Chancellor’s Spending Review: National business reaction

November 25, 2020

Business groups have welcomed the investment in infrastructure and jobs in Chancellor Rishi Sunak’s Spending Review but said many firms still needed more help from the government.

The CBI praised the Chancellor for making “some bold autumn decisions” to power a spring recovery even as the stark forecasts pointed to tough times ahead.

But while welcoming Rishi Sunak’s ambition, it needs to be matched by action, it added.

CBI chief economist Rain Newton-Smith said: “The Spending Review lays the foundations for a brighter economic future.

“A new National Infrastructure Bank, long-term funding for innovation and a comprehensive plan for creating jobs and renewing skills are just some of the building blocks needed to deliver on this vision.

“It’s right to take this opportunity to plan for tomorrow. But ambition must be matched by action on the ground.

“The government’s commitment to build, build, build must be delivered now. This means a clear strategy to upgrade the UK’s infrastructure and publishing the Energy White Paper. 

“And there can be no let-up in the support for firms facing new Covid restrictions. Firms need help to survive, then thrive. Business investment and confidence can be the engine of UK growth, creating jobs around the UK.”

Ms Newton-Smith, pictured, said it was vital that the UK’s ageing infrastructure was “refreshed” to repower the economy, connect more people and create job opportunities across the UK.

“Putting money into roads, broadband and clean energy will help do just that,” she said.

“Most importantly of all, the government has set out its stall for the long-term by creating a National Infrastructure Bank. With the right remit, the bank has the potential, to crowd in the private finance that will be crucial to delivering these new projects.”

The British Chambers of Commerce (BCC) welcomed the Chancellor’s measures to help people return to work as a way of helping limit long-term unemployment but warned that the government must waste no time in putting these plans into action. 

Director general Adam Marshall, pictured, said: “This spending review comes at a critical time as business communities are fighting for survival in the midst of the coronavirus pandemic.

“The launch of the National Infrastructure Strategy is an important step in overcoming the longstanding infrastructure deficit. We’ve spent long enough discussing infrastructure projects – it’s now time to focus on delivery.”

He also said the government and business would need to work together to re-train and re-skill the UK workforce.

“Investment in the Kickstart Scheme, in which chambers of commerce are playing a leading role, and the launch of the Restart scheme, will be critical in helping to achieve that.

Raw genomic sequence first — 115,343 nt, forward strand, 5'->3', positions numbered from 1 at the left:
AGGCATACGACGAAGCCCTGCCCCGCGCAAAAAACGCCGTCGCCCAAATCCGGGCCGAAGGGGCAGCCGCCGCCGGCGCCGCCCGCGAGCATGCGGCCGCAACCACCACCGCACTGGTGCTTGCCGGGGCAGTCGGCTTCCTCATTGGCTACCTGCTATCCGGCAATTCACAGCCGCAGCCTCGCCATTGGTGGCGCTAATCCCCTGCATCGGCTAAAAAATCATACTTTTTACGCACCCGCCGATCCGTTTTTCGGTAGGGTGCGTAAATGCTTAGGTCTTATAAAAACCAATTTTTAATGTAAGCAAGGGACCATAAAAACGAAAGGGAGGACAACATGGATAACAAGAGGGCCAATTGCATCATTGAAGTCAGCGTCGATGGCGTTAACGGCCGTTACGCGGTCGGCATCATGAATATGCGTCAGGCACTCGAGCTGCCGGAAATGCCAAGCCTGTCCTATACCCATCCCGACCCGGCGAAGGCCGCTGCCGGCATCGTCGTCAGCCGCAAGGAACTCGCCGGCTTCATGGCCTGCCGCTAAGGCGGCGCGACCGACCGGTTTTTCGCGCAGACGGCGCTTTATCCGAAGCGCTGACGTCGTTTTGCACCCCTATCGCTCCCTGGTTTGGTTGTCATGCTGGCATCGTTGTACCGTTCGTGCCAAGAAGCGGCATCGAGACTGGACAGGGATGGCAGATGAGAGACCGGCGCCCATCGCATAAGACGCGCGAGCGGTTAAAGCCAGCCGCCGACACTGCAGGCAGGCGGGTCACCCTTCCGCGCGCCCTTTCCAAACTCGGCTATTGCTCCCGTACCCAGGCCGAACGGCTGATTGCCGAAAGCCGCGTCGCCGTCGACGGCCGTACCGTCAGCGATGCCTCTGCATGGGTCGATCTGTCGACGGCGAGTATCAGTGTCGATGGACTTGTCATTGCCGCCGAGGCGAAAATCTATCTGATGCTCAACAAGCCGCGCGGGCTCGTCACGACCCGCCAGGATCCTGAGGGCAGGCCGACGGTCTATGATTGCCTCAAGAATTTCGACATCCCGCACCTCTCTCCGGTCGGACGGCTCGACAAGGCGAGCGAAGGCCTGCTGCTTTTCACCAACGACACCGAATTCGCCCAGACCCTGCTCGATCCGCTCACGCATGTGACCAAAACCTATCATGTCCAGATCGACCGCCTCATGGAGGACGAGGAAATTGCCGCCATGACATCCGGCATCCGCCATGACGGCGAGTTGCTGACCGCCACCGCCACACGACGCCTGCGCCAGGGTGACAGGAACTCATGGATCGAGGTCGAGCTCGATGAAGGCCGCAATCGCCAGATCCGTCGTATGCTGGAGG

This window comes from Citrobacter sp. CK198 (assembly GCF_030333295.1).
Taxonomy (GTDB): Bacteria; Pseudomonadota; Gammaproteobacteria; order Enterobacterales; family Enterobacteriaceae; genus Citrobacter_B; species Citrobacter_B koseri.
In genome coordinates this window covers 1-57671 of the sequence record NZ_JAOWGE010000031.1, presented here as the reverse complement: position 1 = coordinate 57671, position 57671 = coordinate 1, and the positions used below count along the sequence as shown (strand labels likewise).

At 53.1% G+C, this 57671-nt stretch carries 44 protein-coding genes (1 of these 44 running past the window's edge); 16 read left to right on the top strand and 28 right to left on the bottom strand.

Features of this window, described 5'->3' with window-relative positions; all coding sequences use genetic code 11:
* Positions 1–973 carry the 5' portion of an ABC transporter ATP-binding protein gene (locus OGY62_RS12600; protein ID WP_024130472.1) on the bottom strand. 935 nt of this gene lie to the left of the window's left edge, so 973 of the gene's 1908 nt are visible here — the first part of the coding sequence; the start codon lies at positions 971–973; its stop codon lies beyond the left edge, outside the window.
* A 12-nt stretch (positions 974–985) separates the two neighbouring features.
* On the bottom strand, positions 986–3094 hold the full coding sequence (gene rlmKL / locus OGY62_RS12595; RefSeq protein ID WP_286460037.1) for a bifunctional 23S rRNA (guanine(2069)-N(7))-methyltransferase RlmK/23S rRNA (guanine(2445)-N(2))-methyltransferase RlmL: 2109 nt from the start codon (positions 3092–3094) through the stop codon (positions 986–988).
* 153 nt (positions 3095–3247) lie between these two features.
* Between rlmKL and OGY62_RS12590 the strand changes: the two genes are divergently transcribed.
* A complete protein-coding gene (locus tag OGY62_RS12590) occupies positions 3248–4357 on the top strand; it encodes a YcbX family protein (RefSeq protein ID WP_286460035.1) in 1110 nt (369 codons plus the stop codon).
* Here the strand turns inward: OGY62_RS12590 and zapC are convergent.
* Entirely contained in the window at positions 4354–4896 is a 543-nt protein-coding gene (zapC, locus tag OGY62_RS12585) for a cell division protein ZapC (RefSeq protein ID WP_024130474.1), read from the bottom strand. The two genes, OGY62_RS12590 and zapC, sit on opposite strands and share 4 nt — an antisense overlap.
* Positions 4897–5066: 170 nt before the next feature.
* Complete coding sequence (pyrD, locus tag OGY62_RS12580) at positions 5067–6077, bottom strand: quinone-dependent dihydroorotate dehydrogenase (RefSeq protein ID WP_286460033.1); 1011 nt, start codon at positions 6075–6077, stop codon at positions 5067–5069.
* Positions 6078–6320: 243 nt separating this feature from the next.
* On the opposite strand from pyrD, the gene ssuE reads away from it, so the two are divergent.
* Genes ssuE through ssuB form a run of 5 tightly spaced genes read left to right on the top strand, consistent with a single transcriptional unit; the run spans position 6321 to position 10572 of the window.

“With an uncertain winter ahead, the government will need to maintain an open mind on providing further support to businesses struggling to survive.

“As we look to rebuild and renew local and national economies, businesses will also need further significant incentives for investment in people, productivity and the planet.” 

The Institute of Directors (IoD) praised the emphasis on infrastructure bank and the Restart Scheme.

And it said business leaders would  be relieved that the Treasury was resisting the temptation to hike taxes on enterprise for now.

However, it also said they would be concerned that Brexit did not merit a mention.

Director general Jonathan Geldart, pictured, said: “IoD members see infrastructure investment as the top priority for our economic recovery.

“A long-term plan for upgrading broadband and transport, backed by a new national Infrastructure Bank, will provide a significant boost for business confidence.

“With widespread uncertainty at the moment, clear government strategy and commitments are crucial encouragement for directors’ plans for their own organisations.

“As ever, the acid test will be how quickly and effectively this funding reaches the ground. Transparency, good governance and a focus on the Net Zero target will be key for both the new bank and the Levelling Up Fund.”

While the Restart Scheme was “undoubtedly a welcome measure”, said Mr Geldart, it only addressed one half of the challenge.

“To counter the rise in unemployment, the Treasury also needs to boost job creation, and it missed a trick by not combining the Scheme with a cut to Employers’ National Insurance Contributions.

“While the economy will receive a boost when vaccines materialise, the Chancellor should be wary of relying on this completely. Directors look to make their hiring plans in advance, so improved prospects might not immediately translate to the jobs market, particularly as many companies will have to deal with a debt hangover before looking to expand.”

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